Dragons' Den reject has the last laugh after landing £400,000 deal for chewing gum firm

A DRAGONS' Den reject has had the last laugh after landing a £400,000 deal with a major supermarket.

Former contestant Keir Carnie failed to secure an investment for his chewing gum business – but now he's left the judges chewing their words.

Keir, 33, has secured a huge contract with Waitrose, despite a brutal snub on the BBC show.

His plastic-free, plant-based peppermint Nuud gum will be sold in 260 stores across the UK, as well as at Nisa and Costcutter.

While on the programme, which aired last week, Keir asked the Dragons for £50,000.

In his pitch, he said: "Did you know that every piece of regular chewing gum contains the same amount of plastic as a plastic straw?

"Yet while plastic straws are banned, chewing gum waste goes practically unnoticed."

The investors were impressed, especially when Keir expanded on his experience working as a business development manager at Heineken.

He said: "I would relate this to the craft beer boom and Heineken was slow to react to that boom.

"What they ended up doing five, six seven years later, was investing in market-leading disruptors that had showed more adaptability to changing consumer trends.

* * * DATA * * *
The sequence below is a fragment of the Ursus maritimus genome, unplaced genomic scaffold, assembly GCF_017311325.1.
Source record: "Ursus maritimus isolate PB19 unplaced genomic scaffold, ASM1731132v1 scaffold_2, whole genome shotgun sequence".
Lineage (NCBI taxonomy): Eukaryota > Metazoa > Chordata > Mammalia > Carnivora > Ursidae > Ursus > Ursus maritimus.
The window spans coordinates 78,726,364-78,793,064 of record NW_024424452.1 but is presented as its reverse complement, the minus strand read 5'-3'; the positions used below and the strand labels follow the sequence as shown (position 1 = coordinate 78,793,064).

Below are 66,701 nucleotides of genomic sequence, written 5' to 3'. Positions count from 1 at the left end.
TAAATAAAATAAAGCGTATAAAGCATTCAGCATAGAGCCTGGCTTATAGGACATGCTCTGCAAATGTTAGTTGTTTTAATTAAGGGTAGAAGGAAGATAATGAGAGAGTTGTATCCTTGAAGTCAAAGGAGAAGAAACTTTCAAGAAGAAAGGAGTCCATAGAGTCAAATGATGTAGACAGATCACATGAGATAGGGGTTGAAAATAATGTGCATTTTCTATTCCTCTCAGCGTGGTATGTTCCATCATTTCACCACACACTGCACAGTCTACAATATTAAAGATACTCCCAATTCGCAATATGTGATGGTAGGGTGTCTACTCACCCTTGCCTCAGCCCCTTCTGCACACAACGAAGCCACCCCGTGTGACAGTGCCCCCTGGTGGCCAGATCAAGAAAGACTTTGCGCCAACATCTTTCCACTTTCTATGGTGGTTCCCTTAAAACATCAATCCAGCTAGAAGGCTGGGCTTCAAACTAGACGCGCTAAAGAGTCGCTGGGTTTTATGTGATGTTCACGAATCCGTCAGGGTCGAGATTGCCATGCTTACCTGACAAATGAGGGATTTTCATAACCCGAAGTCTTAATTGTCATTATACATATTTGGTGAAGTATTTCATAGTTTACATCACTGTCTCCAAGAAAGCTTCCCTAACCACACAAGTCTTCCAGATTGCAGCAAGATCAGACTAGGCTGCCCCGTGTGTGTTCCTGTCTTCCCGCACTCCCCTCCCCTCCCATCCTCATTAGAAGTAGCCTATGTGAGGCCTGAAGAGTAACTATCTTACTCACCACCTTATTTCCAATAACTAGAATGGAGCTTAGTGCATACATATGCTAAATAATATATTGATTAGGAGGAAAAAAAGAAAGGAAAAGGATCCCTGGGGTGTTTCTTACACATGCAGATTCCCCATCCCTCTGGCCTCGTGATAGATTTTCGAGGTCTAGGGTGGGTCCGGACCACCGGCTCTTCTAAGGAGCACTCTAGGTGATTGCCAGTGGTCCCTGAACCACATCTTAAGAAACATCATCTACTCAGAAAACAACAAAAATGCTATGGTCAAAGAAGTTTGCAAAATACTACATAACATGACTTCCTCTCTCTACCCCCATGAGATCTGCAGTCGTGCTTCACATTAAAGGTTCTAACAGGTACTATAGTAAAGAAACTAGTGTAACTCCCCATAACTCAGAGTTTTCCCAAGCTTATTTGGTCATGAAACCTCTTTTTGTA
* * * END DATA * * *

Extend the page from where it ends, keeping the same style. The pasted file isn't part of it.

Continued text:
"They came in and paid massively over the odds for these craft-beer brands."

However, Deborah Meaden decided not to invest amid fears big markets would start going plastic-free and ruin Keir's prospects.

And Tej Lalvani said the idea was "probably not investable at the moment".

Although on a more positive note, he added: "You've ticked a lot of boxes here.

"You're in the right space at the right time and I think you are the right person to run this business."


Keir, from Bath, came up with the idea after discovering the environmental damage caused by chewing gum.

He wanted to help tackle the 100,000 tonnes of single-use plastic gum that is chewed in the UK every year, as well as the £100million spent annually on cleaning it off Britain's streets.

Nuud, which costs £1.50 a packet, is much easier to clean because it is much less sticky, Keir said.

It is made from chicle – a tree sap that biodegrades – making it much more eco-friendly.

Keir said interest in the brand has boomed since his appearance on Dragons' Den, and his company is forecast to earn £400,000 from its new contracts, The Times reports.

After being unsuccessful on the show, Keir said: "I’m really proud of Nuud’s success so far but it’s still early days and we have huge ambitions to effect positive change within a category that causes such significant litter and environmental problems that currently go unchecked.

"We will continue to shine a light on this and campaign for ingredient transparency to empower consumers to make an informed choice on what they chew."

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